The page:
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                • So nicely said, Kat Lib, and thanks for that “best book blog ever” comment!!! It IS a great group of literature lovers here. πŸ™‚ And, as you said, Anonymous is totally welcome to read and not comment.

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                • Since we’re all open-minded about literary choices around here, I have a confession.

                  I received a $100 voucher at my favourite bookstore as a birthday and Christmas present. Went there the first Saturday after the new year because I figured there would be some post-holiday specials going on. The way the shelves are arranged, you have to go past the children’s section to reach the sci-fi area, which is where I was headed. A gorgeous book cover in the children’s section caught my eye. Picked it up and saw it was a collection of Han Christian Andersen Fairy Tales.

                  So the adult in me wanted to leave the book there. The art lover and whimsical part of me wanted to buy it because that cover/design was so beautiful. I couldn’t resist; picked it up and put it in my basket.

                  When I checked out, I engaged in a little chit-chat with the clerk. When she saw that particular book, she remarked, “your children will love this.” I was a little embarrassed because that book was for me. I don’t have any children. I just smiled, nodded, and agreed with her, and felt so bad afterwards because I didn’t want to admit to buying a book of fairy tales.

                  Ok, so now I want you guys to reassure me and tell me there’s nothing wrong with an adult woman reading fairy tales.

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                  • Ha — greatly told story, Ana! Here’s your reassurance: There’s nothing wrong with an adult reading fairy tales — especially when the art is so striking. Some children’s lit is so appealing that a person of almost any age would like it. Certainly makes it easier to stay interested when reading those works to children, nieces, nephews, etc. — when not enjoying those works alone. πŸ™‚

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                  • Ana, just so you know, I have my own collection of leather-bound books, including Narnia, Alice in Wonderland, and Hans Christian Anderson Fairy Tales. I love these books, along with adult classics in the same vein, and I view them as works of art that let me just love them, even if I haven’t read them all cover-to-cover.

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                  • I own several books of fairy tales, unashamed. Some for the illustrations, some for the stories, some for both. I believe that the collection of fairy tales by such as the bothers Grimm is part of the 19th century movement to rediscover ancient, non-classical roots in ethnic and/or national cultures– same impulse that got us collections of folk songs. Valuable stuff! And not a few fairy tales have real psychological heft to them, and can be, to attentive readers, even revelatory.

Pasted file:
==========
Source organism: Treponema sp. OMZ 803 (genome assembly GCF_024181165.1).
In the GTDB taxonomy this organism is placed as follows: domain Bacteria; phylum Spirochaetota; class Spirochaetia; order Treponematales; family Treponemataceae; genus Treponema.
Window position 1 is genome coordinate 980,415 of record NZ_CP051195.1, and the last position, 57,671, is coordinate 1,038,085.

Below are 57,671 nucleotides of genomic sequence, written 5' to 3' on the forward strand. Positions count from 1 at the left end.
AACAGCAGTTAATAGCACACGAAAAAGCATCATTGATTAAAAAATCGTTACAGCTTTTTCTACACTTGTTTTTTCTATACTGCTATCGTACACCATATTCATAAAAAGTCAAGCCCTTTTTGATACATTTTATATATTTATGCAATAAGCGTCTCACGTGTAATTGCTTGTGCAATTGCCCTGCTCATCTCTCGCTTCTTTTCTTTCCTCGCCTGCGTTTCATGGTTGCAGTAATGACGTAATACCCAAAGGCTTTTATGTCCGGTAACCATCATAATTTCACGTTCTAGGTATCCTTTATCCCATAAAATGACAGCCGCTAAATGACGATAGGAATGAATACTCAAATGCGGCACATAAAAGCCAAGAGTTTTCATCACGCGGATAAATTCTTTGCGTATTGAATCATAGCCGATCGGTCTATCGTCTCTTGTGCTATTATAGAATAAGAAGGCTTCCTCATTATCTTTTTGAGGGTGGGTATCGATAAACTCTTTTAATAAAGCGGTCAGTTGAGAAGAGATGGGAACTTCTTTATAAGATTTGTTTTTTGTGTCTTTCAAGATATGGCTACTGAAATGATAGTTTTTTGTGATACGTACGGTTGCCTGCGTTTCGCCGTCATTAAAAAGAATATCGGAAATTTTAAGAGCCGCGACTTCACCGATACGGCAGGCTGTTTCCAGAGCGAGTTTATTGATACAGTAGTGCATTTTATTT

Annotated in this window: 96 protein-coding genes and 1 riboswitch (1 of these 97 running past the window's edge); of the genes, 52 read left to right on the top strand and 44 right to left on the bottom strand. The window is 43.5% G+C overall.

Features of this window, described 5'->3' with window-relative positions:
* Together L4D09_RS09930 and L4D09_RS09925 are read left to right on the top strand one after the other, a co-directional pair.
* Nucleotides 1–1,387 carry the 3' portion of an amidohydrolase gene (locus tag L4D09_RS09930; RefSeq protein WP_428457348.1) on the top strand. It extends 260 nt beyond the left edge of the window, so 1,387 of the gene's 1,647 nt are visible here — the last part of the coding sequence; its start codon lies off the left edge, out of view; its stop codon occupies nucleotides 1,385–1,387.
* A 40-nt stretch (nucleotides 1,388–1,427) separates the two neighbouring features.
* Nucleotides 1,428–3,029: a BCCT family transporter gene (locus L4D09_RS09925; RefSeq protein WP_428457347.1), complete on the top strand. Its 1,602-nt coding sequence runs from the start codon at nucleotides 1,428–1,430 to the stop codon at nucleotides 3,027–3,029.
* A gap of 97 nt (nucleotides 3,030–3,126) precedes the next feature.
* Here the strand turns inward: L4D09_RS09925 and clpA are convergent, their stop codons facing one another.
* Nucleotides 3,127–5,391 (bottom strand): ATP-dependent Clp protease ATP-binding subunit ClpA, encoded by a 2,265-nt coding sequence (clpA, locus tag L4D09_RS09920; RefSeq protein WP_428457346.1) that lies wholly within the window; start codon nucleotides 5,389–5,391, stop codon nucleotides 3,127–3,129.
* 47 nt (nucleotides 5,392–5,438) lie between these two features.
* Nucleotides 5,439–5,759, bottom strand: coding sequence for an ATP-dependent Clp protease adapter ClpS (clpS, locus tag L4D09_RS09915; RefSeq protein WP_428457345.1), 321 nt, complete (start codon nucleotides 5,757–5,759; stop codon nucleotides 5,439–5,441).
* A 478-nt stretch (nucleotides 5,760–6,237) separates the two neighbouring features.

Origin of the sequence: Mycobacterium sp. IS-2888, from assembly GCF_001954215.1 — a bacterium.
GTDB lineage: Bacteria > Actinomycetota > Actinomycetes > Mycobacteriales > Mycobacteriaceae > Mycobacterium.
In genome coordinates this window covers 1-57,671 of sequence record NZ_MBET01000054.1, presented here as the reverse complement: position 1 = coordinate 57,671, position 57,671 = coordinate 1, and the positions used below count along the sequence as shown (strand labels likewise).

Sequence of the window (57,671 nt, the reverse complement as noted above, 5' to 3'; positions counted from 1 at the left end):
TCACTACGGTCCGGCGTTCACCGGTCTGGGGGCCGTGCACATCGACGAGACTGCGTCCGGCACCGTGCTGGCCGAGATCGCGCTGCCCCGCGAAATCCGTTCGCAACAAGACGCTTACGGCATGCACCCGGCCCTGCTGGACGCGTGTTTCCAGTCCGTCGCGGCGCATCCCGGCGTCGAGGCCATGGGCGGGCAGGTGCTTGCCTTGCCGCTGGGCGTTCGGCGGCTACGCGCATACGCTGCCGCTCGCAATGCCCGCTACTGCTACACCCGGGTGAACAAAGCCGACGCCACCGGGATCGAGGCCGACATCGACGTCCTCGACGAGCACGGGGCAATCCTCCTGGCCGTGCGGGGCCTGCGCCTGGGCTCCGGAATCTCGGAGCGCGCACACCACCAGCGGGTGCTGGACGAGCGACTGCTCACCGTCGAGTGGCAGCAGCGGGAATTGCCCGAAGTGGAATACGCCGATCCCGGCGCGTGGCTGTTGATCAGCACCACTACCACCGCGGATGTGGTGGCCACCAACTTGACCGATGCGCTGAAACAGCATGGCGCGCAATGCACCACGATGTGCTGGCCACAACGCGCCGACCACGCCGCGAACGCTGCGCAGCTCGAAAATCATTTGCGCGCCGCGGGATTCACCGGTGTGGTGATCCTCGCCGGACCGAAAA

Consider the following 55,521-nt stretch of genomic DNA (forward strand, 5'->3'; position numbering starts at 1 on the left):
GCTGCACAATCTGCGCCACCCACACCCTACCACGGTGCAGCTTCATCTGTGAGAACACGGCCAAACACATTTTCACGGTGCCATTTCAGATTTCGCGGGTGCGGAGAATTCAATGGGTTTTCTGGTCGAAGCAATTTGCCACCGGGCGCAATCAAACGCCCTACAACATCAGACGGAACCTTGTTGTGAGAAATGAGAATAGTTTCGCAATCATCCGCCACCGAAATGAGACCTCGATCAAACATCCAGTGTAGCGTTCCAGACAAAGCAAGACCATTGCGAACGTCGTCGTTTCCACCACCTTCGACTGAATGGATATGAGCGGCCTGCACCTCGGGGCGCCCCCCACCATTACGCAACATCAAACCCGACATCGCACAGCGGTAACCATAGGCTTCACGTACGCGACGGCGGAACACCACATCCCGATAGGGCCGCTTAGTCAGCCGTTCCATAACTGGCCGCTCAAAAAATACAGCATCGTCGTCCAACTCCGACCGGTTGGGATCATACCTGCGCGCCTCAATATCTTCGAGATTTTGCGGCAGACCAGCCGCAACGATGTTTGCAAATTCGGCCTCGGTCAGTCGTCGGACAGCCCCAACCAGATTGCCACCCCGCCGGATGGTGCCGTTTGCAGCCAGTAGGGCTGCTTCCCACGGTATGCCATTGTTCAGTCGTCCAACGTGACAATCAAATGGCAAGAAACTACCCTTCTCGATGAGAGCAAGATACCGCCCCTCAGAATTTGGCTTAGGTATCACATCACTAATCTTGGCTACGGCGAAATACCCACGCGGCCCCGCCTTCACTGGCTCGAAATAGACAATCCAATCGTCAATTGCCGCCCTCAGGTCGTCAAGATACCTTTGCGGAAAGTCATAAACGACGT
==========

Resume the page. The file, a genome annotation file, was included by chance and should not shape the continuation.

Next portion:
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                    • I have copies of Hans Christian Andersen fairy tales and “Alice in Wonderland/Through the Looking Glass” that were given to me by my sister about 55 years ago. I need to take them off the bookshelf and read them again!

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                  • Sorry I didn’t see this until just now, as I would have been very quick to say that I also love children’s books. And I never even thought to be embarrassed about it until I told a friend that I’d spent a big chunk of my week’s income on a collection of stories for children, and she was kind of ashamed for me. But it was my introduction to Antoine de Saint-ExupΓ©ry’s “The Little Prince” and I could never regret that. I also have a collection of Roald Dahl books, and a hardcover Sesame Street collection. All bought in my thirties πŸ™‚

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          • Hi anon welcome to Dave`s blog and nice to have met you…he is one of the nicest blogger and a great writer we all had the pleasure to encounter. Met him in HP post years ago.( never went back in there for the same reason you cited).
            I agree with you about the wonderful camaraderie we have in here.